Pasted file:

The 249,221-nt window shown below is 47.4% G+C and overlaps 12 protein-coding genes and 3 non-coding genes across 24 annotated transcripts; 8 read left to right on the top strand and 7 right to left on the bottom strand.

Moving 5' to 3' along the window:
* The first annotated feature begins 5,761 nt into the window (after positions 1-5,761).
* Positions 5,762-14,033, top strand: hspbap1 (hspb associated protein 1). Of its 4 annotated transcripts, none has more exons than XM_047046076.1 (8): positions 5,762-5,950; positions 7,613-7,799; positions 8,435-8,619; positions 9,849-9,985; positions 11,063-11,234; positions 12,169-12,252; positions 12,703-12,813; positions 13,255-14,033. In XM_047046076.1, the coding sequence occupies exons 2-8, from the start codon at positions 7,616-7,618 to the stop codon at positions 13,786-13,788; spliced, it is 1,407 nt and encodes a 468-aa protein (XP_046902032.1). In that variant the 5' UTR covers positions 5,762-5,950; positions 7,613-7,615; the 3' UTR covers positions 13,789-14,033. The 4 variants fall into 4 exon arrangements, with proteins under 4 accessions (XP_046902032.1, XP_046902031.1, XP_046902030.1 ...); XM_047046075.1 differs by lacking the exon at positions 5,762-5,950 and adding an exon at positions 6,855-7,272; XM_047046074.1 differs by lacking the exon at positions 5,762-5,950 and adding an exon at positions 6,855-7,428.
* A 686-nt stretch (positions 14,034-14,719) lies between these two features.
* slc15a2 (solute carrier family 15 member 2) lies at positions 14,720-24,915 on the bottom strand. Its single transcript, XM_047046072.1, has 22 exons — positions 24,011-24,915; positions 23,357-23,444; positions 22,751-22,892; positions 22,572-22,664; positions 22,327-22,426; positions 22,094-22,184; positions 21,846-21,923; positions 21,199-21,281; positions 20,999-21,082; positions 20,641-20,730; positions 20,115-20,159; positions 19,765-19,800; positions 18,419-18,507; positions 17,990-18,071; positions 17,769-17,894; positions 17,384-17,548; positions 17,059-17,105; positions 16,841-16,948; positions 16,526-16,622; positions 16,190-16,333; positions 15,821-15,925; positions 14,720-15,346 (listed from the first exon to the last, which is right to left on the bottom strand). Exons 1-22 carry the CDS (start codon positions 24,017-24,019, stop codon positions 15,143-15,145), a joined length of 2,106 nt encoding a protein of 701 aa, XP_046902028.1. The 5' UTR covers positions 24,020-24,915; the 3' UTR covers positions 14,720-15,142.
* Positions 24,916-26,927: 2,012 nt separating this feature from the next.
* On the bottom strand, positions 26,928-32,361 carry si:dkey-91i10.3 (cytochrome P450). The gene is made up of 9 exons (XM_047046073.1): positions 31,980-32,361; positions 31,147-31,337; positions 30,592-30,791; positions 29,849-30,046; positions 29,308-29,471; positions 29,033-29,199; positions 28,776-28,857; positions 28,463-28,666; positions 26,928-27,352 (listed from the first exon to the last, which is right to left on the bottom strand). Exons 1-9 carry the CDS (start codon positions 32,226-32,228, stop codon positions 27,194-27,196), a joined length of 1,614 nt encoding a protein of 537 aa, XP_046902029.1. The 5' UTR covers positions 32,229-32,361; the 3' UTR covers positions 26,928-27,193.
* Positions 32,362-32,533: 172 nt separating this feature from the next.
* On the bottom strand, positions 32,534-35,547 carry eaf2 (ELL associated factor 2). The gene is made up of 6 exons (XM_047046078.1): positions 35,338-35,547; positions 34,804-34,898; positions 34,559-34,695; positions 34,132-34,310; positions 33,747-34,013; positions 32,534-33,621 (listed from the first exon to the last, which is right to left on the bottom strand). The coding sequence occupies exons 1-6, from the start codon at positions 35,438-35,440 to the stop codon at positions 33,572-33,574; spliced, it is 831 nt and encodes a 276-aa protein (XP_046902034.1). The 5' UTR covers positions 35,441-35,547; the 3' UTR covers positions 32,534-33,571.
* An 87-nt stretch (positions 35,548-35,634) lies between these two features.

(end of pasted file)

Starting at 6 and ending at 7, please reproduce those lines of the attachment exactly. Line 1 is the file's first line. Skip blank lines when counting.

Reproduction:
* slc15a2 (solute carrier family 15 member 2) lies at positions 14,720-24,915 on the bottom strand. Its single transcript, XM_047046072.1, has 22 exons — positions 24,011-24,915; positions 23,357-23,444; positions 22,751-22,892; positions 22,572-22,664; positions 22,327-22,426; positions 22,094-22,184; positions 21,846-21,923; positions 21,199-21,281; positions 20,999-21,082; positions 20,641-20,730; positions 20,115-20,159; positions 19,765-19,800; positions 18,419-18,507; positions 17,990-18,071; positions 17,769-17,894; positions 17,384-17,548; positions 17,059-17,105; positions 16,841-16,948; positions 16,526-16,622; positions 16,190-16,333; positions 15,821-15,925; positions 14,720-15,346 (listed from the first exon to the last, which is right to left on the bottom strand). Exons 1-22 carry the CDS (start codon positions 24,017-24,019, stop codon positions 15,143-15,145), a joined length of 2,106 nt encoding a protein of 701 aa, XP_046902028.1. The 5' UTR covers positions 24,020-24,915; the 3' UTR covers positions 14,720-15,142.
* Positions 24,916-26,927: 2,012 nt separating this feature from the next.